Dieselpunk + Steampunk Culture
The Clove Queen
WJH & the Merrie Murdre of Gloomadeers | Merrie Murdre Of Gloomadeers
How about the "Squirrel Nut Zippers"? Dieselpunky enough?
Oh okay! Thanks!
What I really liked were Life Goes to a Party by Benny Goodman, Hut-Sut Song by Horace Heidt, I Surrender Dear by Artie Shaw, and Chicago (I forgot the artist). Thanks again!
Progress keeps moving.
If you know which songs you liked from the Summer playlist, let me know and I'll mix them into a future broadcast.
But, if everyone stays quiet and keep lurking, I'll never know what to play.
Don't wait. Pipe up! Make a request!
I used the Andrews Sisters' version in the previous setlist, so that's why I opted for the Puppini Sisters this time.
I'm not sure if this is the place for this, but I had to mention it.
The version of Boogie Woogie Bugle Boy of Company B you have here is actually a (not as good) cover by the Puppini Sisters, here's a link to the youtube vid of the Andrews Sisters: http://www.youtube.com/watch?v=2pfCFU3Mqww
Also please add the soundtracks for Fallout 3, New Vegas, and Mafia 2. I know how difficult it is to get around the copyrights, but it would make the music player here much more enjoyable and popular.
We're just about full for the next quarter, but I would like to change our ratio in the Spring.
Instead of 80% oldies with 20% contemporary, I'm shooting for more of a 50/50 mix. So, if you have any suggestions for new steampunk or dieselpunk music we can add to Dieselpunks Radio, send it along. It takes quite a while to collect and legalize six hours of new music every season, so I rely on you guys to help!
I hope this helps.
As a side note, I also record vocals using a Shure SH55 II and an MXL Ribbon mic (using the Dark and
Warm end) through a tube pre-amp (none of this 'solid state nonsense',
lol) . I love late-period Dieselpunk technologies and utilise them
where possible :D
Ok, firstly, I'll pop up the lyrics for 'Thick as Thieves' as that seems a fairly sensible thing to do in this regard:
Shattered pigment on a nameless wall[Left foot, right foot]And the beat goes on,As we march to the sound of a broken drumA hanging man swayed in the wind,The mask clung tightly to his pallid skin,But, "A punctured tank is all it takesTo break a man, to cake a lung-So keep yourself strapped tight,tonight". We walked in the falling ashesAnd the dust settles, thick as thieves.Whilst angels slept in blackened snow, Unearthing bones 'midst sticks and stones,We dug our treasures from human sheaths.Overhead, the sirens moaned,We packed and fled towards our homes,but "clumsy feet make people trip,The smallest tears will make you sick"And through the gas I felt your grip.I fell into the ash,You and I, thick as thieves.Whilst angels slept in blackened snowI saw their faces, close below,silently colliding as they speak.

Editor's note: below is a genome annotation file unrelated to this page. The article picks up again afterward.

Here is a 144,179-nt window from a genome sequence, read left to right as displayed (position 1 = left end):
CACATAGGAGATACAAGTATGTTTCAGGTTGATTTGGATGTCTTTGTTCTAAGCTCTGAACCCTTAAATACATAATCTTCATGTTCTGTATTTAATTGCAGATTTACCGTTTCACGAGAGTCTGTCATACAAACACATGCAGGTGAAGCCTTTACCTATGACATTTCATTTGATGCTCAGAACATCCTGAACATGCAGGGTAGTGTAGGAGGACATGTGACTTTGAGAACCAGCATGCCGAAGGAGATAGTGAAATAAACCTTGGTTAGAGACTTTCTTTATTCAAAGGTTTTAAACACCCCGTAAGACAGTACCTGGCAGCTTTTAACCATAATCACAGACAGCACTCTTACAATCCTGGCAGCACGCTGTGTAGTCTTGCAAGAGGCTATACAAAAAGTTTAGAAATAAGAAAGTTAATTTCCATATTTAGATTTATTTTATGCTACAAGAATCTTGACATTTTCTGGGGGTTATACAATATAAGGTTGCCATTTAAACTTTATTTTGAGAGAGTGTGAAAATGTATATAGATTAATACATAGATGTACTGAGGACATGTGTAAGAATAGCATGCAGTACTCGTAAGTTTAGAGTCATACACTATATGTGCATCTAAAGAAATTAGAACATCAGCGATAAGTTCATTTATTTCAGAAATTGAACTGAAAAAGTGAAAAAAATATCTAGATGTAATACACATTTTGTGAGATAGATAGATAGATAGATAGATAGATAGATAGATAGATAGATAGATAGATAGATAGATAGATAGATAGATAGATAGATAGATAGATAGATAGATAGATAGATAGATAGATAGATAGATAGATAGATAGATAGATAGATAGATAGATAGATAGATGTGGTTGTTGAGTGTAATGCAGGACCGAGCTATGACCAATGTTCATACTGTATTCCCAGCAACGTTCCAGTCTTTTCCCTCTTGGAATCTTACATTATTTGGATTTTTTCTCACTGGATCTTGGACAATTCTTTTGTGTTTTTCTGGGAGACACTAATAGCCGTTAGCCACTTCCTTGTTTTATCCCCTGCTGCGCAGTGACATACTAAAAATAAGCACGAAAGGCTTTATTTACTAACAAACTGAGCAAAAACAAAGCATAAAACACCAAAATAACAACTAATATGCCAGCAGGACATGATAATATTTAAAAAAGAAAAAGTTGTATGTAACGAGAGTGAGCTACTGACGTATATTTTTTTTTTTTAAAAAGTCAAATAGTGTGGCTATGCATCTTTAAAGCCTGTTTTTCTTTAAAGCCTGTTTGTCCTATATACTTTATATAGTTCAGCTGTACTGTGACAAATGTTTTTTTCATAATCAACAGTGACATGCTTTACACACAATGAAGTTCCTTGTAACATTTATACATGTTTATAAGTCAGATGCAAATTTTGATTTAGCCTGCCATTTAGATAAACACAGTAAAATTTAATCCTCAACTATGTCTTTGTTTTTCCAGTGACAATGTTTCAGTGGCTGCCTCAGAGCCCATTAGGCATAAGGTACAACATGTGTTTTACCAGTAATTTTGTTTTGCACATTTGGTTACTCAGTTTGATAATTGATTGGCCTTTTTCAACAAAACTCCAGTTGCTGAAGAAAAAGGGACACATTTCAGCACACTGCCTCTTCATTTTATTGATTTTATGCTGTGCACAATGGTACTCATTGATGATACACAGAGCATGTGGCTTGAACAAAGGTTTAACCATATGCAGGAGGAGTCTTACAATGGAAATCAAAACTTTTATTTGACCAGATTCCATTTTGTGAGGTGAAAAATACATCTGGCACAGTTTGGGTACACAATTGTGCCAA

The song is about a post-nuclear future and survivors picking up supplies on the urban battlefield (wonderfully distopian) and about the act of breaking a gas mask. Following the lyrics, there is an adapted reading from Wilfred Owen's 'I Saw His Round-Mouth's Crimson' (Adapted for gendering purposes only). Wilfred Owen has been a large influence in my music, as well as Jeff Wayne's 'War of the Worlds', The Ink Spots, Rasputina, the Men Who Will Not be Blamed For Nothing, Wolfgang Parker, Nick Cave and Tigerlillies. A lot of the music that I write is very inspired by 1920's Cabaret and Jazz. Much of the narrative centres on themes of warfare, post-1950's post apocolyptica, the >1910's Japanese imperialism/military coup, Fascism and the evils of these times and how events could have been become different if the war had ended badly.My music is very 'fantastic' and detached from modern times. I also have a troupe (Dr. Carmilla & the Mechanisms) which features instruments such as flute, cello, violins, piano, percussion, bass and regular 2-part harmonies which keeps truer to the 'traditional jazz' instrumentation. however, not to be restricted by this, the elements which I use in my solo project (Dr. Carmilla) are more guitar-based and follows a much more Enka and surf based tradition. I used to identify my music as 'steampunk' but I came to the realisation a while ago that the Jazz and caberet elements to the music and the space based futures much more closely reflected Dieselpunk, so naturally the ter mand the skin fitted well! I feel that the music doesn't reflect victorian re-invention, british imperialism or the later Japanese Trading Era, but of times much darker: between two World wars, Weapons of mass distruction, the so called 'code of honour' way that wars were fought until the end of WWI, the period of optimism following it, as well as the poverty, mass production, and before the hippies, the commercialism of rhythm and blues (Rock and Roll, anybody?). The period of the 1910's onwards saw a great boon for womens' and black peoples' rights and this is something I'd rather identify with than the victorian objectification (although America in the 1940's is pretty good fuel- there are no catalogues or housewives in my music). I feel that my music is very retrospective futurist. It draws from Jazz, Rhythm & Blues, Surf, Swing, Enka, Flamenco and Spaghetti Westerns, to name but a few. There are too, elements of metal, prog-rock and Post-Rock, but does not sit well in any of them, save perhaps maybe prog-rock, å la pink floyd, moody blues, Mars Volta, but only in a structural sense. And anyways, aren't a lot of prog-rock bands fairly fantastical too? :PAbove all, I feel that my music should be included in the playlist as that's how I identify my music- as Dieselpunk Cabare
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